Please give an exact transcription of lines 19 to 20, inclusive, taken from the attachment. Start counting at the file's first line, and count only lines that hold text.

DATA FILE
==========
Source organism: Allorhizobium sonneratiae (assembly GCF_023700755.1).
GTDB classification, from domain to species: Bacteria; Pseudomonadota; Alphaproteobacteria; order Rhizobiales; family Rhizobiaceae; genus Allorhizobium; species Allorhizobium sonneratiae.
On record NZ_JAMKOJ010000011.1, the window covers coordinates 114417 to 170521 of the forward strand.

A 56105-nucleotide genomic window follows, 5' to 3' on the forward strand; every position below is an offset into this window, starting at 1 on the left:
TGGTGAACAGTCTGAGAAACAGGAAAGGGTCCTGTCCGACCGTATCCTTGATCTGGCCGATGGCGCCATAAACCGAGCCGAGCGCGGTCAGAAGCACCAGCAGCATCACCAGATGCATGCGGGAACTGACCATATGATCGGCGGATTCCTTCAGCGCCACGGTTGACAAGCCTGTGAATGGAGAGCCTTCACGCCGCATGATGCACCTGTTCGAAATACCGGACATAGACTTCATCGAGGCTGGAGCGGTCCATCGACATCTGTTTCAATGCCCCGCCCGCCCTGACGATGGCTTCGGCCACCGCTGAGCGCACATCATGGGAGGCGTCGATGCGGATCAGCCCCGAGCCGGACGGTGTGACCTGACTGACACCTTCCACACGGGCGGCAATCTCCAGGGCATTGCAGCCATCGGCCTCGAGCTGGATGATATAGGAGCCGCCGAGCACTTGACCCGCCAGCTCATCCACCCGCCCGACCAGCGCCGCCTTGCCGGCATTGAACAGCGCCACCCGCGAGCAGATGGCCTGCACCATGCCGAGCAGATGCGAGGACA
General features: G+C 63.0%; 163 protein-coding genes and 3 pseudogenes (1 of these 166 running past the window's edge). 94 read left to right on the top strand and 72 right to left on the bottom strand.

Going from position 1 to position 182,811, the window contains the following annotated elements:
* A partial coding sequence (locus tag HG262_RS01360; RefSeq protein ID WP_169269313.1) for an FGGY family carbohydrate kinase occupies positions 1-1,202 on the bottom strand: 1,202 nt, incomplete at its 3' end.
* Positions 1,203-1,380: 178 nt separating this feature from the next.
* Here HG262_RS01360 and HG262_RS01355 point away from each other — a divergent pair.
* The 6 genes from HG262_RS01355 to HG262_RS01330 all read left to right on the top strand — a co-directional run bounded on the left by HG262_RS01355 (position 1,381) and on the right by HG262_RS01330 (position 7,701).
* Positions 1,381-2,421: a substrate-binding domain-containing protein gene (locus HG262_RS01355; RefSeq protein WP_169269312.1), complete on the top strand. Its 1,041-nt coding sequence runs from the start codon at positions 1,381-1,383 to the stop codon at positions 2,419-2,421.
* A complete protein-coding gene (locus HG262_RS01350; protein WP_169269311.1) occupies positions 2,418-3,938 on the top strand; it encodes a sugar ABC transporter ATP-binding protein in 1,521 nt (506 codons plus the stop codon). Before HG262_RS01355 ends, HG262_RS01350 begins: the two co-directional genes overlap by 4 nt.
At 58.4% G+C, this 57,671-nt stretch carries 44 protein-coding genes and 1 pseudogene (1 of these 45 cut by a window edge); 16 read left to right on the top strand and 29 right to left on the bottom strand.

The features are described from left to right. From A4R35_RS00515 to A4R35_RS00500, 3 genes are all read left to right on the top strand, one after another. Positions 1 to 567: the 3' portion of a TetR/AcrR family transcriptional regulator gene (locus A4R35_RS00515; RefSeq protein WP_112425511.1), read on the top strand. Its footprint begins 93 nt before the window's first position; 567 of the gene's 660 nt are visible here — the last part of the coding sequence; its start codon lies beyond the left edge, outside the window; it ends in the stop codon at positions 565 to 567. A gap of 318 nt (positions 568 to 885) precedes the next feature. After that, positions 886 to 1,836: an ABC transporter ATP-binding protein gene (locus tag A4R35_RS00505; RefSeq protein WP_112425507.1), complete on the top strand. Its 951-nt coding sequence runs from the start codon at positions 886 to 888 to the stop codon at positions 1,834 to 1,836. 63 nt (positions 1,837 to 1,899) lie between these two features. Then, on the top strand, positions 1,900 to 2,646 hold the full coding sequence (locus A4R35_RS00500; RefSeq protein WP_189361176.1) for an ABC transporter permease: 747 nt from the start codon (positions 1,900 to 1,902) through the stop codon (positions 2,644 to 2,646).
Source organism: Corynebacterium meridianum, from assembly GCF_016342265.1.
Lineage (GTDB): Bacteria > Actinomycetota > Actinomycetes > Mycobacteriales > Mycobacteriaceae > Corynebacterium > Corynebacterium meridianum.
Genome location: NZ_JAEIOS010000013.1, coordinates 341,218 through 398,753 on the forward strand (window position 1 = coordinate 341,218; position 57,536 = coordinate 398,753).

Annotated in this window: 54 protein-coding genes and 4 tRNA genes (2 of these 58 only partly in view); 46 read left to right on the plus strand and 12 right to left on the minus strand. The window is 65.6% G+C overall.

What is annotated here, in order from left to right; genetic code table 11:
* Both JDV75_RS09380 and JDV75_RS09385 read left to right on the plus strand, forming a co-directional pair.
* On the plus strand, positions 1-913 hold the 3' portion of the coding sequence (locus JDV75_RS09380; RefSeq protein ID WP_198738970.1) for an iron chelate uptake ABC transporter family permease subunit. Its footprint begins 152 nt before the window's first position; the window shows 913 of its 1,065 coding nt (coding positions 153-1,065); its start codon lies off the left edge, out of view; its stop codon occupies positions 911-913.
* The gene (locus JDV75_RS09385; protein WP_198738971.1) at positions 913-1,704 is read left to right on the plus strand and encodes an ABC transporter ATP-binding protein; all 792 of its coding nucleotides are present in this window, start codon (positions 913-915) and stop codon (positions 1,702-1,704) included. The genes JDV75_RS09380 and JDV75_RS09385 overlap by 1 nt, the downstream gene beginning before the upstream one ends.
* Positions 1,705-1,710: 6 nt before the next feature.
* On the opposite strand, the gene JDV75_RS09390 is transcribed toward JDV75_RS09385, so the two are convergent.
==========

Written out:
Annotated in this window: 54 protein-coding genes and 4 tRNA genes (2 of these 58 only partly in view); 46 read left to right on the plus strand and 12 right to left on the minus strand. The window is 65.6% G+C overall.

What is annotated here, in order from left to right; genetic code table 11: